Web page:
Not Enough Economic Mojo – Federal Reserve Will Likely Hold Off on Potential Interest Rate Hike This Week

By Scott Colbert, CFA Chief Economist, Director of Fixed Income - Commerce Trust Company

September 19, 2016

The Federal Reserve (Fed) meets this week to discuss a plethora of economic issues, but when the shouting is over, raising interest rates another quarter point is not likely to happen just yet.

This decision is not rocket science. The potential negative effects of prematurely raising interest rates in a period while we are still deleveraging mountains of debt from the Great Recession likely still outweigh any harm lurking from future inflation and the fear that the reasonable job growth will compound into a rapidly overheating economy.

With no real danger of the economy imminently overheating, the Fed can afford to wait. If the U.S. economy manages to get out of its slow-growth rut, it can easily play catch-up with a series of interest hikes if needed.

There have been other historical times like these, both here in the United States after the Great Depression, and more recently, in Europe and Japan, where central banks have had to reverse any tightening measures after an initial preemptive rate hike. That would be operating procedure for a credit-driven expansion, but an anathema during recoveries with little or no credit growth.

So far, it appears the one interest rate hike of last December has been all this economy can handle. Some economists have said the first quarter-point interest rate hike in almost a decade last December actually carried the impact of a 2% jump relative to the rest of the world economies as they lower rates and use quantitative easing monetary policies. In other words, our one-and-done rate hike, which seems absurdly small, is actually much bigger when viewed in the context of what other countries are up to with their monetary policies.

When you add in the fact that September is the bumpiest market month of the year and the last rate hike caused worldwide market disruptions, support for a rate increase ought to be a tough sell. With surprisingly downbeat purchasing manager reports in August and U.S. retail sales falling more than expected amid weak purchases of automobiles and a range of other goods, the expectations of a Fed interest rate increase should logically be diminished even more.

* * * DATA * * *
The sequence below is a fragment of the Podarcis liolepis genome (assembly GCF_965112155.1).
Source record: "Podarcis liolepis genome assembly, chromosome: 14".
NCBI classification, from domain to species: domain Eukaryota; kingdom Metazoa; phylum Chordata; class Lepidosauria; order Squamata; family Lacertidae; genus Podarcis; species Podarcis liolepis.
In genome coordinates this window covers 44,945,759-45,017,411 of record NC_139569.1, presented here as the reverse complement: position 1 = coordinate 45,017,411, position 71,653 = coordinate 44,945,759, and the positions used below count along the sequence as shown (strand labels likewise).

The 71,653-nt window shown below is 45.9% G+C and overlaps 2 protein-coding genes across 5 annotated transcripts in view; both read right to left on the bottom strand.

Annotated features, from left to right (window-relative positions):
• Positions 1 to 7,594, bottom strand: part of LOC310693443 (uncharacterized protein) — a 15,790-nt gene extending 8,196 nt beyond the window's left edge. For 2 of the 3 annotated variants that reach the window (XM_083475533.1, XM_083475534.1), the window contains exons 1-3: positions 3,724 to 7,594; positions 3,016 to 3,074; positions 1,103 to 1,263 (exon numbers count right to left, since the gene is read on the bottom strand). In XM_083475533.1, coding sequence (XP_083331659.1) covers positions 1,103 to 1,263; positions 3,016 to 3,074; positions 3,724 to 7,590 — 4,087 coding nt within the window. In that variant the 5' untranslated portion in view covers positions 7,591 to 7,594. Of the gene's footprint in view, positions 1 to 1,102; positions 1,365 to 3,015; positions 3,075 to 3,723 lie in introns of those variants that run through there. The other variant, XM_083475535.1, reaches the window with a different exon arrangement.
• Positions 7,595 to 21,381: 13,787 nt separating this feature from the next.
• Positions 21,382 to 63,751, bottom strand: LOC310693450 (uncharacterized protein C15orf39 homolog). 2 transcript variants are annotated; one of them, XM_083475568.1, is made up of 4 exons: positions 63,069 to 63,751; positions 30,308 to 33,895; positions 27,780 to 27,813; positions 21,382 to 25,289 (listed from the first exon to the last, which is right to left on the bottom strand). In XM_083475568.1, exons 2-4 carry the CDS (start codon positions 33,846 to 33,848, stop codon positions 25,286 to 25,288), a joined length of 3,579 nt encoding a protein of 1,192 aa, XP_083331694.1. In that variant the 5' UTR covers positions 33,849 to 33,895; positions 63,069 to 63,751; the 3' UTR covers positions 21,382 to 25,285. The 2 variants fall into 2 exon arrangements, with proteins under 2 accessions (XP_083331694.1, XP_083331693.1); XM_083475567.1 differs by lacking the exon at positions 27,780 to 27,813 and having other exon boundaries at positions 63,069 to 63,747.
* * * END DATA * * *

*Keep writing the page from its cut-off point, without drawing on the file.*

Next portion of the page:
However, don't count out a rate bump before the end of the year, even with the raucous national election approaching in November. The Fed has stated they will be "data-dependent" in rolling out a very gradual progression of interest rate hikes. We believe they should stick to their course. And hopefully the data will continue to improve and afford the Fed enough economic forward momentum to allow them to gradually take their foot off their monetary accommodation once again.


  • No short-term interest rate bump by the Fed this month
  • U.S. economy is fundamentally sound, but stuck in a slow-growth mode.
  • Next Federal Open Market Committee meeting likely to see an interest rate hike is Dec. 13-14.
  • Past performance is no guarantee of future results, and the opinions and other information in the investment commentary are as of Sept. 19, 2016. This summary is intended to provide general information only and is reflective of the opinions of Commerce Trust Company Investment Policy Committee.
  • This material is not a recommendation of any particular security, is not based on any particular financial situation or needs, and is not intended to replace the advice of a qualified attorney, tax advisor or investment professional. Diversification does not guarantee a profit or protect against all risk.
  • The information in this commentary should not be construed as an individualized recommendation of any kind. Strategies discussed here in a general manner may not be appropriate for everyone.
  • Commerce Trust does not provide tax advice or legal advice to customers. Consult a tax specialist regarding tax implications related to any product and specific financial situations.
  • Data contained herein from third-party providers is obtained from what are considered reliable sources. However, its accuracy, completeness or reliability cannot be guaranteed. All expressions of opinion are subject to change without notice depending upon worldwide market, economic or political conditions.
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